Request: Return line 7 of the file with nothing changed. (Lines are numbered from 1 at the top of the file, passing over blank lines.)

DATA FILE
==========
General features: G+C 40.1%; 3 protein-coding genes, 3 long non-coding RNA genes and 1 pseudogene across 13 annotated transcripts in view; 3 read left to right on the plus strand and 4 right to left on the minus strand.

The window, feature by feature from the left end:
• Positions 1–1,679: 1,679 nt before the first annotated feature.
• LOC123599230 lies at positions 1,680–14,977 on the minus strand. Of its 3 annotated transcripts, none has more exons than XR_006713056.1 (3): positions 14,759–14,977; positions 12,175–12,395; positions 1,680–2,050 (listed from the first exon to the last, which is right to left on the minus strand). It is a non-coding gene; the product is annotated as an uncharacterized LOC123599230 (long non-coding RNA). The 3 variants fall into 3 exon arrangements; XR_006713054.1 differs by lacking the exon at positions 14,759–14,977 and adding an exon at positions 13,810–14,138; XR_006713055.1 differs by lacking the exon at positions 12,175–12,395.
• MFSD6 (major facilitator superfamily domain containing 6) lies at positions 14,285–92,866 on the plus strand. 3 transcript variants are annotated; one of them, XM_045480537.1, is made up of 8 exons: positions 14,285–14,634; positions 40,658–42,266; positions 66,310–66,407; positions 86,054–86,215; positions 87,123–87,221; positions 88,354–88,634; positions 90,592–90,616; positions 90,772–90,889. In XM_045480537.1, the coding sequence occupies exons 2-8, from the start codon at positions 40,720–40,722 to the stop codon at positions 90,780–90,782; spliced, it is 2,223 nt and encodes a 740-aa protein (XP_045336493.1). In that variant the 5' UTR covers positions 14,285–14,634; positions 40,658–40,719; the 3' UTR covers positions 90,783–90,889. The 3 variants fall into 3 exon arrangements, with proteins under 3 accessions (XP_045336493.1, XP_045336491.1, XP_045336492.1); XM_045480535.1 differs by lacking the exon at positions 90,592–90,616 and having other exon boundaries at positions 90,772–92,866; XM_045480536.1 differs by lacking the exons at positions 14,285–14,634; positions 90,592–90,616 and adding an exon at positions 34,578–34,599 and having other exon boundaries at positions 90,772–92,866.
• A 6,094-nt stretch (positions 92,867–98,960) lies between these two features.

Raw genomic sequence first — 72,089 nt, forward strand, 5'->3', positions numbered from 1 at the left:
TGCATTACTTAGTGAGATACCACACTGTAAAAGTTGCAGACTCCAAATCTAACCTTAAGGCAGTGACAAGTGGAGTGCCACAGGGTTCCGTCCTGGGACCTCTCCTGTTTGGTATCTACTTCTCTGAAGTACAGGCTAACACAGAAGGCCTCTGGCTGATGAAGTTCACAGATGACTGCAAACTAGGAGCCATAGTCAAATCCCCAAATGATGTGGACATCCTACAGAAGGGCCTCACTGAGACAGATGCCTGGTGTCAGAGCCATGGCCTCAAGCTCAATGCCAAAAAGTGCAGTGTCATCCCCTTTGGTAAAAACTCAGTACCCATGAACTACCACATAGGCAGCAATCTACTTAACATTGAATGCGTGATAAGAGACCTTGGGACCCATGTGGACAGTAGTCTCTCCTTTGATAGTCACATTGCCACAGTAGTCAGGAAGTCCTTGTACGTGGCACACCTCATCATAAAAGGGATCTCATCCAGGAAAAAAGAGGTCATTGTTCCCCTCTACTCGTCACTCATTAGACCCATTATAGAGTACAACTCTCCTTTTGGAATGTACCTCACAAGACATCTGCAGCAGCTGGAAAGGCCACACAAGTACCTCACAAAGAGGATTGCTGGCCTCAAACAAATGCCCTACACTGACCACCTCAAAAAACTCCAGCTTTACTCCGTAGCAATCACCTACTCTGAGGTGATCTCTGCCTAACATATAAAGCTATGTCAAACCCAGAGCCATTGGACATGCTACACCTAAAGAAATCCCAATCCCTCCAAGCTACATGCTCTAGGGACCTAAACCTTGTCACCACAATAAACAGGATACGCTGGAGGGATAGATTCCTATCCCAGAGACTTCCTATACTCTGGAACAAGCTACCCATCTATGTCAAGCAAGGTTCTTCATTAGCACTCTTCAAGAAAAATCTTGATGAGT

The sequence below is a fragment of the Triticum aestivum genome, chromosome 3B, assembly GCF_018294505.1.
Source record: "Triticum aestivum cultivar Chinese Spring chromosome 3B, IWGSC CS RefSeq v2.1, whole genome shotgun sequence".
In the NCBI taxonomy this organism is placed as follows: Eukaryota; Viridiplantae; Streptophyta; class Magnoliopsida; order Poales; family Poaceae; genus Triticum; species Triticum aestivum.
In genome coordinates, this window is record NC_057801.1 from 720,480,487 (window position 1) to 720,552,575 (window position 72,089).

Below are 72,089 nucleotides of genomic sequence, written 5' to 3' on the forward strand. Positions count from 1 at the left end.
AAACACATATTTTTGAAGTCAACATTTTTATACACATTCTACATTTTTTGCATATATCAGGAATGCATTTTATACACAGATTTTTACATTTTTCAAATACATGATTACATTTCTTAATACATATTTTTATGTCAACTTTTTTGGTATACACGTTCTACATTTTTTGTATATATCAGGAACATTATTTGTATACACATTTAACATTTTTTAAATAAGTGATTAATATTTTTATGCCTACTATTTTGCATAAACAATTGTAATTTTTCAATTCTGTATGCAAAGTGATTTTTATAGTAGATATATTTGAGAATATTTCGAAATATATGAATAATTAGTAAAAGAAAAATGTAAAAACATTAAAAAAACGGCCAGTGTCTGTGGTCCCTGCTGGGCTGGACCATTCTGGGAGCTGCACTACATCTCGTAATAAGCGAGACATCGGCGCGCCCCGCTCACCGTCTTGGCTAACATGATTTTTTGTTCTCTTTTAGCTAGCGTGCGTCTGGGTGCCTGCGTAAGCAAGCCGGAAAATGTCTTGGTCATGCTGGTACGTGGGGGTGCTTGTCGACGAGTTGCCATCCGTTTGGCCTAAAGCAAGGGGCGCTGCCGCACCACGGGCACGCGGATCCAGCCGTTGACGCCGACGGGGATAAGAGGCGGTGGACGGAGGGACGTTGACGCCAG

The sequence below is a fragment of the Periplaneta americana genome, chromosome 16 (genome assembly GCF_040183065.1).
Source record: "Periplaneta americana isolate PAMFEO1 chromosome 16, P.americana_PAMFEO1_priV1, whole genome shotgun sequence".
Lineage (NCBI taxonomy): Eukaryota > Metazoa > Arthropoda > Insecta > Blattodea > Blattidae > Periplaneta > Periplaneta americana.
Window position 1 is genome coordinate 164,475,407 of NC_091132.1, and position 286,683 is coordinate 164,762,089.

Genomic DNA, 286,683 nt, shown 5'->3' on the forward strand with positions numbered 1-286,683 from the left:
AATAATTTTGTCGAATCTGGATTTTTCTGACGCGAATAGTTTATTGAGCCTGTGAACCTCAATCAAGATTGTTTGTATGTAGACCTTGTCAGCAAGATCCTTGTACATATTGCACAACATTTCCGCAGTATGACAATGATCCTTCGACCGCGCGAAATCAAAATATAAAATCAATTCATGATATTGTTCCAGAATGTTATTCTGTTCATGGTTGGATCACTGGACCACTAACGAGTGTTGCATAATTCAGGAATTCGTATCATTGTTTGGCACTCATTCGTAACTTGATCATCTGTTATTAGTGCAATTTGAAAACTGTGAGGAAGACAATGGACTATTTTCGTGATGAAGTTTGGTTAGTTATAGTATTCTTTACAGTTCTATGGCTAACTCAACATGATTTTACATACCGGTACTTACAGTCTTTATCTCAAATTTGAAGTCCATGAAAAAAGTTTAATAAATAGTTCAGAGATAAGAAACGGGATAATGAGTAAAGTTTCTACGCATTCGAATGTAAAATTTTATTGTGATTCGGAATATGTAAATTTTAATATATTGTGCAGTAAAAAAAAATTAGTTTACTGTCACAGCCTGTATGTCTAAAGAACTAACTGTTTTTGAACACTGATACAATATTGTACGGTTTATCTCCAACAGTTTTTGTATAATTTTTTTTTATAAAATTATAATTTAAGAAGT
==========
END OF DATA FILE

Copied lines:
Raw genomic sequence first — 72,089 nt, forward strand, 5'->3', positions numbered from 1 at the left: